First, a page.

Patreon is considering going public as soon as this year, The Information reports.
What’s Patreon? It’s a platform that allows online creators (podcasters, musicians, other artists, etc.) to “receive direct financial support from fans.”
A Growth Story: The discussions come after a period of rapid growth for the seven-year-old company. The pandemic drove new demand for the online platform, roughly doubling the size of its business year-over-year in recent months.
- Patreon recently surpassed $100 million in annualized revenue, which puts it in line with other creator platforms such as newsletter provider Substack and adult entertainment site OnlyFans.
- Patreon’s increased revenue reflects a growing trend for consumers to sidestep advertisers and pay for content directly.
“A public listing this year would follow Patreon’s recent $1.3 billion post-money valuation in September, when the company raised $90 million of funding from investors including New Enterprise Associates and Wellington Management. At the time, CEO Jack Conte said, ‘in a few months, creators will be making over $1 billion a year from their patrons on Patreon.’”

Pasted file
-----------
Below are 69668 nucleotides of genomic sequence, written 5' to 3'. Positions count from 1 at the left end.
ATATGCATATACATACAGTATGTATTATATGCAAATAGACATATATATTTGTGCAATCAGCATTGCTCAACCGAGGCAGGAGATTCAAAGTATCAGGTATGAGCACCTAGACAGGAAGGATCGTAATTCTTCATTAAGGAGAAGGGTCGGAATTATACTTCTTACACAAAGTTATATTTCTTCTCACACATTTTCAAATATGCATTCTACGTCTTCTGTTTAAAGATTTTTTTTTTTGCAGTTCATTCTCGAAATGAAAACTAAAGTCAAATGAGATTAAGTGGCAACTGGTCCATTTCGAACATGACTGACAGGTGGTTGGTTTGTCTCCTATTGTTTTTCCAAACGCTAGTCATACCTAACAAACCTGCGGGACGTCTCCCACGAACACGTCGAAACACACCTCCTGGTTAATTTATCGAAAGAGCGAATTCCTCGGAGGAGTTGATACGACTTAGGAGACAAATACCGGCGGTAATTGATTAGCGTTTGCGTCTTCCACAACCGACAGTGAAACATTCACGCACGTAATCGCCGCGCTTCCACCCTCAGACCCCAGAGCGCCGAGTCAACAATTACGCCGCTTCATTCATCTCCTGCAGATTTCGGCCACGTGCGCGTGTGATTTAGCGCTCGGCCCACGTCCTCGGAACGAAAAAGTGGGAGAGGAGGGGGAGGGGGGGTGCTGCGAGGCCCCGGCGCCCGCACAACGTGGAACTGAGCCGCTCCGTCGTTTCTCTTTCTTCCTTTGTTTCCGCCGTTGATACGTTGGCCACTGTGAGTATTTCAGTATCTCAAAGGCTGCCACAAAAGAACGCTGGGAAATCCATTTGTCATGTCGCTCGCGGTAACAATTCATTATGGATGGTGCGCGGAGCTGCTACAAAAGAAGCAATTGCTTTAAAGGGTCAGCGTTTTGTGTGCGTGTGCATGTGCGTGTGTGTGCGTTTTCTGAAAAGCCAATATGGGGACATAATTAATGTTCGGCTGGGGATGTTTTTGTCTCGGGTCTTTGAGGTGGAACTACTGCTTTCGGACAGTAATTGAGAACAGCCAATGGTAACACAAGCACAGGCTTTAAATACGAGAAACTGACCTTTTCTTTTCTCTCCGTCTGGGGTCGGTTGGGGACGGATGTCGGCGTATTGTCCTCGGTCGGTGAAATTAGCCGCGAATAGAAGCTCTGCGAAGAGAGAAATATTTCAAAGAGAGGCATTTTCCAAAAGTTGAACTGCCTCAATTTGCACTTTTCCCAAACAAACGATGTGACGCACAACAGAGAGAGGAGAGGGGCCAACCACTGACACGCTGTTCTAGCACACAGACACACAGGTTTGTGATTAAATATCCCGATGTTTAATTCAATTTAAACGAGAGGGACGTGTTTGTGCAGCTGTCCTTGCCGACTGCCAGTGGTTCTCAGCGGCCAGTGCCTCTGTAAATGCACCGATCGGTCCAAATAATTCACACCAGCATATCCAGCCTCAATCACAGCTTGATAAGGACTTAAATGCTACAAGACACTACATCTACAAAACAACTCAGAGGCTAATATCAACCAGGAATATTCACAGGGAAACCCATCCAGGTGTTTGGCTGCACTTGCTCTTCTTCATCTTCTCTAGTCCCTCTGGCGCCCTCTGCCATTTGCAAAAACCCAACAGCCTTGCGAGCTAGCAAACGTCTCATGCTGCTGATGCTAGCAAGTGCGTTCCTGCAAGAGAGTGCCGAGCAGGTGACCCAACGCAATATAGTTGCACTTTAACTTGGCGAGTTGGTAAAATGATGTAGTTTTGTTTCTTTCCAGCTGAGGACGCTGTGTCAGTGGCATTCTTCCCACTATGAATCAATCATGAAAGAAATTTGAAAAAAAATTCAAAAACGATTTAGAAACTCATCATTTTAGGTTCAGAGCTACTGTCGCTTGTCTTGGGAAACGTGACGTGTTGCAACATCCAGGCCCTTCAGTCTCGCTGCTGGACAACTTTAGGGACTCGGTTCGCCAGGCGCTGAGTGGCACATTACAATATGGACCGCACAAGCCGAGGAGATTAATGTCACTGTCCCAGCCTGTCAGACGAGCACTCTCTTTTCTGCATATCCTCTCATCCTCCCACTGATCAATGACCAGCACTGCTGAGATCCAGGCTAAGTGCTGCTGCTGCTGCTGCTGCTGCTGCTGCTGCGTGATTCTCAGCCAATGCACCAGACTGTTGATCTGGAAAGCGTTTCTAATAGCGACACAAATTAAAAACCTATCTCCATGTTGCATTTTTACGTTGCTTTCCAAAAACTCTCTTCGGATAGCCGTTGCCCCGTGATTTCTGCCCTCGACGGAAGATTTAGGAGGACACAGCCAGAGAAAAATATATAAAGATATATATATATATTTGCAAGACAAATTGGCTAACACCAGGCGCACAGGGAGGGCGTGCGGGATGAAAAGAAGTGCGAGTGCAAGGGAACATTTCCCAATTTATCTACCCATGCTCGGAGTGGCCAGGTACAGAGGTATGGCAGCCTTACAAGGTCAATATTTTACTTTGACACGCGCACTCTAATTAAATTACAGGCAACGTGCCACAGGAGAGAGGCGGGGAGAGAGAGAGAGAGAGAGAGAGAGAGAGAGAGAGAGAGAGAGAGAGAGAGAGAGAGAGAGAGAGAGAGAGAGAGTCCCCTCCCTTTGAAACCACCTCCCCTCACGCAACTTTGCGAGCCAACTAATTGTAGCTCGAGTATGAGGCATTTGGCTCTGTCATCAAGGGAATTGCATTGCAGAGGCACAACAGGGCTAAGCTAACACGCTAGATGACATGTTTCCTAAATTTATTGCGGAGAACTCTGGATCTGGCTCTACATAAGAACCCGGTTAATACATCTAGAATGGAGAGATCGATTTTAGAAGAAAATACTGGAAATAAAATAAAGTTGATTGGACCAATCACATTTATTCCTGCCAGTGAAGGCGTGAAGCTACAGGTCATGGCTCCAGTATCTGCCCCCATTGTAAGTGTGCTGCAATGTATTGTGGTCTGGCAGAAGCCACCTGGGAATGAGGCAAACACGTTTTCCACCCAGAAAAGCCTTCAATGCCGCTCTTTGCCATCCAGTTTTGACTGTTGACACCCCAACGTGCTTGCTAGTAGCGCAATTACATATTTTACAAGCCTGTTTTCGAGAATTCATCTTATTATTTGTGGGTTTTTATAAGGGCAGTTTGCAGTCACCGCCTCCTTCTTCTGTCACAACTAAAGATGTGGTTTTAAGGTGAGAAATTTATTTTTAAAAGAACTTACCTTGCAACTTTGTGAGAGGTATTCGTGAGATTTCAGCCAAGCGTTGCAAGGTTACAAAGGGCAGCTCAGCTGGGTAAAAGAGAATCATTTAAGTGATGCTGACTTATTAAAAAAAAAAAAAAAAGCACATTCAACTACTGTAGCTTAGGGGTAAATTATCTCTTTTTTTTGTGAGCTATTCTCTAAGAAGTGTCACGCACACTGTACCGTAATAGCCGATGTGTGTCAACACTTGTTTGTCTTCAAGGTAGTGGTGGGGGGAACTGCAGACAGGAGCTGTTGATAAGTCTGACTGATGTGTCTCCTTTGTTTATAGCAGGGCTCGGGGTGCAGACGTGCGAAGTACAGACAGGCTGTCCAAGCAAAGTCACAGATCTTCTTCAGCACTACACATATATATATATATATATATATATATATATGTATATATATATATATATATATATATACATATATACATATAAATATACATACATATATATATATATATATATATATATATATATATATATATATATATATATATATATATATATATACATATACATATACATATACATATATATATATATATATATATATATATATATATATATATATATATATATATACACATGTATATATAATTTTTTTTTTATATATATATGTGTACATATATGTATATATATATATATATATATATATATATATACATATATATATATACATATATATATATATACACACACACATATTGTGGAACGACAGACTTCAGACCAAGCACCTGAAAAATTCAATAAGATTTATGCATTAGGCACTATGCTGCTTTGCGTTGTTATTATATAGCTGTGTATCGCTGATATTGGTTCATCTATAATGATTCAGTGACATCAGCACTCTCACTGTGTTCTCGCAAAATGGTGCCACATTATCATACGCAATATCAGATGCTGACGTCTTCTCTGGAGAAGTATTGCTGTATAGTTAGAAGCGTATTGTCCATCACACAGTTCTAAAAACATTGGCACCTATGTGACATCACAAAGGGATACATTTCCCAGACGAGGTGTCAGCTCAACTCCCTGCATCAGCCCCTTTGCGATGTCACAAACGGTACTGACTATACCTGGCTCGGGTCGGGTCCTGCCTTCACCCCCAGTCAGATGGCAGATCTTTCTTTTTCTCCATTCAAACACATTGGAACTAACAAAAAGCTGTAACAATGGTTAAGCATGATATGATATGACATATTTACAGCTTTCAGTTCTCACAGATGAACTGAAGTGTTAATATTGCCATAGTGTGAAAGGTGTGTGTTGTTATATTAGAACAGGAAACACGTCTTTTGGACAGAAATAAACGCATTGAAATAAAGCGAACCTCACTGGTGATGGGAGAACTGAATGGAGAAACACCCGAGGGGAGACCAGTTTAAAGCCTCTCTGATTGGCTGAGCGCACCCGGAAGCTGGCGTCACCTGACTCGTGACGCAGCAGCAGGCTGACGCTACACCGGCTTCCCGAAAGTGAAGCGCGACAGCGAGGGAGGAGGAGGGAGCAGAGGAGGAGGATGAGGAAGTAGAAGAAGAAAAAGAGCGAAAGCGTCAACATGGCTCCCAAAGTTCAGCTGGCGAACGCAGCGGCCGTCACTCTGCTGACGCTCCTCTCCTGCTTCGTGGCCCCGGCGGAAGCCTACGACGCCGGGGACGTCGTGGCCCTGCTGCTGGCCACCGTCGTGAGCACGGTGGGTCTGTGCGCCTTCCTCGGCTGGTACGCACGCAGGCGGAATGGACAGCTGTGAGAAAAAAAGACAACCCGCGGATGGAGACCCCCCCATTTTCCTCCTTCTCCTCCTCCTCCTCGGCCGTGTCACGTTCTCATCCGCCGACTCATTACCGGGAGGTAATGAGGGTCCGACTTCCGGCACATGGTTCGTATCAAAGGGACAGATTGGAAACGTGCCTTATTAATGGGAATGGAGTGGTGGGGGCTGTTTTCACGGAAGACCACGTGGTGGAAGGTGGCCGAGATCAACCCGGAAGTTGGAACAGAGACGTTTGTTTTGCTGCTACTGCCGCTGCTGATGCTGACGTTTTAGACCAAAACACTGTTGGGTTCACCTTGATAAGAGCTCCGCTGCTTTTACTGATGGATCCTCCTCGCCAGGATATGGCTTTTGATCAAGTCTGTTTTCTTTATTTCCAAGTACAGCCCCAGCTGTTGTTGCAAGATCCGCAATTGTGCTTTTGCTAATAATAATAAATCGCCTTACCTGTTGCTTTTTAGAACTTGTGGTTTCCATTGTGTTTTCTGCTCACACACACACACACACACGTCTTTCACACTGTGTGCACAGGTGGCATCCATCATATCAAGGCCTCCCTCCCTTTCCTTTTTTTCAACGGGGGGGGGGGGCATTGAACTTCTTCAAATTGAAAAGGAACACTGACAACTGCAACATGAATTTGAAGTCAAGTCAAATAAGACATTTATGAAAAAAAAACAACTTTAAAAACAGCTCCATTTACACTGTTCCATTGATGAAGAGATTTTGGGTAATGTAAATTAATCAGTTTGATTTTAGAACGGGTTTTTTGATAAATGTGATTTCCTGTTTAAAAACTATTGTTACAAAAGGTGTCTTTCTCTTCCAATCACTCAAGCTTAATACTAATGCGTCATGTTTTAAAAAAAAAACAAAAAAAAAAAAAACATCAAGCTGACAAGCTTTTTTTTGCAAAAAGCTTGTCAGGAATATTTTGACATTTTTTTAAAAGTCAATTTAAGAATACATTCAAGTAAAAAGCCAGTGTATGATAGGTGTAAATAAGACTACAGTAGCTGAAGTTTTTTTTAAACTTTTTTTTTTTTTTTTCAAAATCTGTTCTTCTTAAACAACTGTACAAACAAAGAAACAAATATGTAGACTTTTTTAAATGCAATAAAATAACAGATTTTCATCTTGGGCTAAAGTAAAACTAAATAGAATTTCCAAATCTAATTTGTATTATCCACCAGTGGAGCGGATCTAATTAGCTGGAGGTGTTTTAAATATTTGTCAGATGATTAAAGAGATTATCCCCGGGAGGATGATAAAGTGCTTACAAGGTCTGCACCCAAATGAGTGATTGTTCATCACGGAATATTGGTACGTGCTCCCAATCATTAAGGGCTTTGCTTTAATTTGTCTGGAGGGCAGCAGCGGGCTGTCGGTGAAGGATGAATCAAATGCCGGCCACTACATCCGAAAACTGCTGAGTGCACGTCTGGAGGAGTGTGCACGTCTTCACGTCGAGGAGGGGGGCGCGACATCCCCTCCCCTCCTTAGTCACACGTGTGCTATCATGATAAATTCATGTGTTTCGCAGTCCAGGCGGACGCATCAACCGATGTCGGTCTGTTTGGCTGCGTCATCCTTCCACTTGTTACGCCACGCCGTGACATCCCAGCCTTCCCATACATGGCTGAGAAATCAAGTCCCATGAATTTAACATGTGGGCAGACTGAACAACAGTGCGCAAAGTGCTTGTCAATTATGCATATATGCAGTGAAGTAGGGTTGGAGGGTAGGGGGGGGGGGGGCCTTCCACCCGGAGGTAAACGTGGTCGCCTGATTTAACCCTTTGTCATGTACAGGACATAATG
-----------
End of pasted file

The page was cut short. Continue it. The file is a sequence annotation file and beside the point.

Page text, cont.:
Figuring It Out: Patreon has met with banks and been approached by SPACs, though it doesn’t prefer to go to the market through a blank-check merger. If it does go public, it could also pursue a traditional IPO, a direct listing or a hybrid.
- There’s still a lot to figure out for the young company, which still burns cash.
Of the three creator payment platforms, Patreon is the one I’m most interested in. It’s flexible, allows many media types, and has an ambitious management team focused on rolling out more features that empower creators.
Substack, on the other hand, is very reliant on paid newsletter writing, which is popular these days, but definitely subject to a future decline in popularity. How many paid newsletters can one read every day? I am very thankful you enjoy reading Morning Cents.
OnlyFans undeniably skews towards adult content, which could be a really good business model, but obviously comes with ethical concerns, especially for institutional investors.